During an exercise for college, given two NFA's, $A_1\text{ and }A_2$ that accept the languages $L_1\text{ and }L_2$, I've built a NFA, $M$ that accepts the language $L_1*L_2$ (concatenation).

The formal NFA description is: $M = (Q, \Sigma, \delta, q_0, F)$ where

  1. $Q = Q_1 \cup Q_2$
  2. $\Sigma\ $ is the same
  3. $q_0 = q_0\ (\text{of }A_1)$
  4. $F= F\ (\text{of }A_2)$
  5. $\delta = \delta\ (\text{of }A_1)\cup \delta\ (\text{of }A_2)$
  6. and for each state $q \in F\text{ of }L_1, \delta(q,\epsilon)= q_0\text{ of }L_2$

Now I need to formally prove that $L(M) = L(A1) * L(A2)$. Can I get a direction to start from?

Thanks in advance

  • $\begingroup$ The details will depend quite a bit on the specific formalism that you’re using for NFAs. $\endgroup$ Commented Nov 15, 2012 at 21:10
  • 1
    $\begingroup$ what do you mean? $\endgroup$
    – DanielY
    Commented Nov 15, 2012 at 21:31
  • $\begingroup$ You can’t give a formal proof unless you have a formal description of your NFAs. Not everyone uses quite the same formal description. What is yours? $\endgroup$ Commented Nov 15, 2012 at 21:35
  • $\begingroup$ edited my question, given there $\endgroup$
    – DanielY
    Commented Nov 15, 2012 at 21:42

1 Answer 1


As a hint, a common way of showing two sets, $A\text{ and }B$ are equal is to show that $A\subseteq B$ and that $B\subseteq A$. Depending on your construction of $M$ you shouldn't have much difficulty showing that, first, any word in $L(M)$ is in $L(A_1)*L(A_2)$ and, second, that any word in $L(A_1)*L(A_2)$ is accepted by your $M$.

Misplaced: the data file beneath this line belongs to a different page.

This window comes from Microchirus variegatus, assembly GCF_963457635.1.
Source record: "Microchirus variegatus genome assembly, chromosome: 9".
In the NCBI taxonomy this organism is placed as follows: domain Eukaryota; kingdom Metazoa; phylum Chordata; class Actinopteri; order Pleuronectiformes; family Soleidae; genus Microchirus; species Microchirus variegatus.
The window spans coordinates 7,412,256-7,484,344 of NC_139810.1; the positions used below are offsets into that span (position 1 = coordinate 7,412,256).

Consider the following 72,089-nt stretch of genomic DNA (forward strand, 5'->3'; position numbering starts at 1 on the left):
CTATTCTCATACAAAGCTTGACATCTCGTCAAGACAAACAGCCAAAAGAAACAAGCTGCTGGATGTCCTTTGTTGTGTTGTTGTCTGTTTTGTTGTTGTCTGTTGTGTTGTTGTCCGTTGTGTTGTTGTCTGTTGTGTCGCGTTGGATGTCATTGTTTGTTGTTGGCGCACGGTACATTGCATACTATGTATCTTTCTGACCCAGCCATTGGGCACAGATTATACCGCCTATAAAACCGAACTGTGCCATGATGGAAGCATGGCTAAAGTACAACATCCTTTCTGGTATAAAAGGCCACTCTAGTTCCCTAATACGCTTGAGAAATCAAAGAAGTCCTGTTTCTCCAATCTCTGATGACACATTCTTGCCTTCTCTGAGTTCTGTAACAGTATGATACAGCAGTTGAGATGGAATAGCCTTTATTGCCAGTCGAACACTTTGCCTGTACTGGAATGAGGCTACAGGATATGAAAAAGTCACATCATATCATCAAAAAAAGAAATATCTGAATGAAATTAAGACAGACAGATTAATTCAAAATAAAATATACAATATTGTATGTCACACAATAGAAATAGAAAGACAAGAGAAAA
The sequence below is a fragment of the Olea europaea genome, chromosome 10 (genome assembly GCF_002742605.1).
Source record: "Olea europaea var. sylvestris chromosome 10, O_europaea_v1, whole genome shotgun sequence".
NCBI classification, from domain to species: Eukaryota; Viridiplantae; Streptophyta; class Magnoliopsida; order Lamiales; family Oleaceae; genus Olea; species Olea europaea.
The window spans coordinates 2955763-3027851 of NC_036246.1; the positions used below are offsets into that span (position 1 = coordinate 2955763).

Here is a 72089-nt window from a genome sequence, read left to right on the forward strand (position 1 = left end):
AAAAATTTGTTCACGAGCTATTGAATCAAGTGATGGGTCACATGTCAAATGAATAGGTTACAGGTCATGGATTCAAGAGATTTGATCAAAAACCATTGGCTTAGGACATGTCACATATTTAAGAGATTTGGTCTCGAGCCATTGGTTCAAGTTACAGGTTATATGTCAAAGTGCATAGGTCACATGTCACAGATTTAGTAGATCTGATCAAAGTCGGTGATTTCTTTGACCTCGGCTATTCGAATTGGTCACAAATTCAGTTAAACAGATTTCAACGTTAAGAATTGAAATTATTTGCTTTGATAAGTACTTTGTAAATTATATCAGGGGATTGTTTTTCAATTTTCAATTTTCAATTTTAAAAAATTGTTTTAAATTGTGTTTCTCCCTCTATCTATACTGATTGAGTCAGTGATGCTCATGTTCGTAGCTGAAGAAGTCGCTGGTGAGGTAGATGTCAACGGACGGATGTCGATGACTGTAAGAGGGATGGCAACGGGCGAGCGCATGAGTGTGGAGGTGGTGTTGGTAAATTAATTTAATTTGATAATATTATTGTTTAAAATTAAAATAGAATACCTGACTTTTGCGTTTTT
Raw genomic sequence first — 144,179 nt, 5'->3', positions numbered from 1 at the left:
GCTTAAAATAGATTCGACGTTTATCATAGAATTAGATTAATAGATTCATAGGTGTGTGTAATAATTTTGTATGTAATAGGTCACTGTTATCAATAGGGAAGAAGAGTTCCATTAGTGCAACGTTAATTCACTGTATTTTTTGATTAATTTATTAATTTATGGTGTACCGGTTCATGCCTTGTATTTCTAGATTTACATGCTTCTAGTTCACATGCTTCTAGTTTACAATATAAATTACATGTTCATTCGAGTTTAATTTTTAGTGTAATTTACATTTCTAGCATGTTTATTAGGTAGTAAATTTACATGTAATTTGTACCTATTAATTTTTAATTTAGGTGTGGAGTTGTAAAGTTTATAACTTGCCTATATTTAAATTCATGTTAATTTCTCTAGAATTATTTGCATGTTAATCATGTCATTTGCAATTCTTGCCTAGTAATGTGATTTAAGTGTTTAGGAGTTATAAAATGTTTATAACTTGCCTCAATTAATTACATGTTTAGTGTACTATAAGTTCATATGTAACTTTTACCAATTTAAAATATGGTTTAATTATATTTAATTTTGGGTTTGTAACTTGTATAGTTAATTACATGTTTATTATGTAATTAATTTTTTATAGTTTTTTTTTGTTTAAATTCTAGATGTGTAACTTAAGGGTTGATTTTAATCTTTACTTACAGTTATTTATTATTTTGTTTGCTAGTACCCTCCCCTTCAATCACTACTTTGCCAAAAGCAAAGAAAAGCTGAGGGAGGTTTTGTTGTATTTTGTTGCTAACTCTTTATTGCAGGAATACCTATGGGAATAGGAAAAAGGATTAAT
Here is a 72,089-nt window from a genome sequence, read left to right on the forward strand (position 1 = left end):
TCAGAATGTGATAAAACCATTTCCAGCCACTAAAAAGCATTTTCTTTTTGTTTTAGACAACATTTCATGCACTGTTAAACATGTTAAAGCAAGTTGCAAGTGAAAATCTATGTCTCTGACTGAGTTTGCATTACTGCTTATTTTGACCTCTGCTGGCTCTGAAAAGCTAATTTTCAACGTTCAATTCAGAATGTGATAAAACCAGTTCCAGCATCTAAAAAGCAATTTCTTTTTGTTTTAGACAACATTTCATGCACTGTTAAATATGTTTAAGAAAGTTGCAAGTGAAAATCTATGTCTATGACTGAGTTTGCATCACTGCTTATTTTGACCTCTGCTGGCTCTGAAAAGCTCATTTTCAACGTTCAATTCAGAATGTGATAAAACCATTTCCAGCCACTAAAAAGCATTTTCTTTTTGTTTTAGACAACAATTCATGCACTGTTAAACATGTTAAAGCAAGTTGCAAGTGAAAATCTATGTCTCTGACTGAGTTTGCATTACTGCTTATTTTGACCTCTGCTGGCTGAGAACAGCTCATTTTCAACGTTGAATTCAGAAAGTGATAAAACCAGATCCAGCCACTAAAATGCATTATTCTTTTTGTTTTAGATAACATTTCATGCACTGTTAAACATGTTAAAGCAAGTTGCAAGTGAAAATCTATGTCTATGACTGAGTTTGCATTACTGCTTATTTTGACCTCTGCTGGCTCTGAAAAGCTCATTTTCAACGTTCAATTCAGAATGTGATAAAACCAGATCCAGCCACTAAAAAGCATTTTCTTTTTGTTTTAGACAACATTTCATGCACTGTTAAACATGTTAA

• $\begingroup$ thanks for the quick reply, but I need a point to begin from. The prove in the way you're described it is too straight forward because it implies from the structure of M. How do I prove it formally? $\endgroup$
    – DanielY
    Commented Nov 15, 2012 at 22:14
  • $\begingroup$ Begin with "Let $w\in M$, then on $w, M$ will make transitions from its start state to its final state. However, by the construction of $M$ that will require ...". The point is that you can't have a proof that doesn't mention the structure of $M$. $\endgroup$ Commented Nov 15, 2012 at 22:18
  • $\begingroup$ so i'll mention it in the proof, as mentioned above. thanks! $\endgroup$
    – DanielY
    Commented Nov 15, 2012 at 22:21

You must log in to answer this question.

Not the answer you're looking for? Browse other questions tagged .